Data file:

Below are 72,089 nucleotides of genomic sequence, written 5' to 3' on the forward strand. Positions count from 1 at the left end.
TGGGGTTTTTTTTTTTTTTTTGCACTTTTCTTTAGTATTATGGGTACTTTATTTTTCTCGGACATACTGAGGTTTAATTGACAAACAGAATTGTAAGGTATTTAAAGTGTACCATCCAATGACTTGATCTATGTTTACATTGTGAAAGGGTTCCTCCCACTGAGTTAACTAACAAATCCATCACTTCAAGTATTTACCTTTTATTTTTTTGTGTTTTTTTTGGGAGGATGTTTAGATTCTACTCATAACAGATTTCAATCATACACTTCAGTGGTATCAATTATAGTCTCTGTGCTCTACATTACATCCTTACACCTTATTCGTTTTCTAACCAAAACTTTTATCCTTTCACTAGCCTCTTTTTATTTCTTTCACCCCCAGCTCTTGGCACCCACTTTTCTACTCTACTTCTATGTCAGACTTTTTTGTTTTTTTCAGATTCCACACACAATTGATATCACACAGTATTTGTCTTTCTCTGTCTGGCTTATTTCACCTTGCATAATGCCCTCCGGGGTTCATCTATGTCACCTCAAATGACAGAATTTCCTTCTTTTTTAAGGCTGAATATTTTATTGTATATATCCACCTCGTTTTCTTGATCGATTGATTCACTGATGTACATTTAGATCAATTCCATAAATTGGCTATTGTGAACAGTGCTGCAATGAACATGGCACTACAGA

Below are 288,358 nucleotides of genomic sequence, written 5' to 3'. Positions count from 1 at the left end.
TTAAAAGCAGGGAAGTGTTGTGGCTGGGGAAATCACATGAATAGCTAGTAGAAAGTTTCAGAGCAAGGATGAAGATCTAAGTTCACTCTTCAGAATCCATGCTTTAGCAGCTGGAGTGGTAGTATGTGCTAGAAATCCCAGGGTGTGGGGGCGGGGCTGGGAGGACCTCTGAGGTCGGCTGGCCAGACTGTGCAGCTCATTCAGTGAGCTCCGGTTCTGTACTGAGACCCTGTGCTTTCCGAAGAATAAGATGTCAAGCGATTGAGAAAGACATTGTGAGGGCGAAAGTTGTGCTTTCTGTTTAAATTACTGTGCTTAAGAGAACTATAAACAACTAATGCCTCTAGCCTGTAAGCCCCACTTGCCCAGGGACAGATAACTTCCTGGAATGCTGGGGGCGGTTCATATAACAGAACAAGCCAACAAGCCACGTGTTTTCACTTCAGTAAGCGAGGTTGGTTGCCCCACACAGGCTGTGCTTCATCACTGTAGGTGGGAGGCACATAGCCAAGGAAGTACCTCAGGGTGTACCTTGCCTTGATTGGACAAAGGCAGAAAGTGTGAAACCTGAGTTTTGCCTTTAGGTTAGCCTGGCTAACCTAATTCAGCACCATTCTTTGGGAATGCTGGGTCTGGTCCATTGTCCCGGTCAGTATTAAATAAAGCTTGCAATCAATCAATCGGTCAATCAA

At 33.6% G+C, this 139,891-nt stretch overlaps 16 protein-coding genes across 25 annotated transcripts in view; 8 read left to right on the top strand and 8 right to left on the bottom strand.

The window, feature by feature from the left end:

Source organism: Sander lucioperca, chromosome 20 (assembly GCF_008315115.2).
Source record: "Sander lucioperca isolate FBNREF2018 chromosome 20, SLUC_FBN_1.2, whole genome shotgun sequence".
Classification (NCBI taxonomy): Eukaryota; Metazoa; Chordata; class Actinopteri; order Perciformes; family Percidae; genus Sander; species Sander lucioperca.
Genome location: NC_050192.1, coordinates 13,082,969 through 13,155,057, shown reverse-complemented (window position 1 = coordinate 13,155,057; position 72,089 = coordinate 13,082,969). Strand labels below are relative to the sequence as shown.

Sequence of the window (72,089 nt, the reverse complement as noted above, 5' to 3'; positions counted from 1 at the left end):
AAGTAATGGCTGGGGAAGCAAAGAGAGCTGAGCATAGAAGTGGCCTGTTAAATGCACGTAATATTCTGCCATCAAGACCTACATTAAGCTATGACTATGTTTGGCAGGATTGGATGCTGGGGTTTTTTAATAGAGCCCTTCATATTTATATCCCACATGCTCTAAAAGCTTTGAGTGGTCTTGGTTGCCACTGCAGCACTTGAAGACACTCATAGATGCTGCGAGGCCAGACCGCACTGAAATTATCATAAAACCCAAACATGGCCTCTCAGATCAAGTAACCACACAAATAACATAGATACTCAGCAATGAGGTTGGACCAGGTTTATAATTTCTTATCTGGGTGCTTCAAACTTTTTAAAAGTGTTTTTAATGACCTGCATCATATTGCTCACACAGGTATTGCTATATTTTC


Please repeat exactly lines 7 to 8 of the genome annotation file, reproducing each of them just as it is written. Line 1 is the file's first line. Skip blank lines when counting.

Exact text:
Source organism: Sander lucioperca, chromosome 20 (assembly GCF_008315115.2).
Source record: "Sander lucioperca isolate FBNREF2018 chromosome 20, SLUC_FBN_1.2, whole genome shotgun sequence".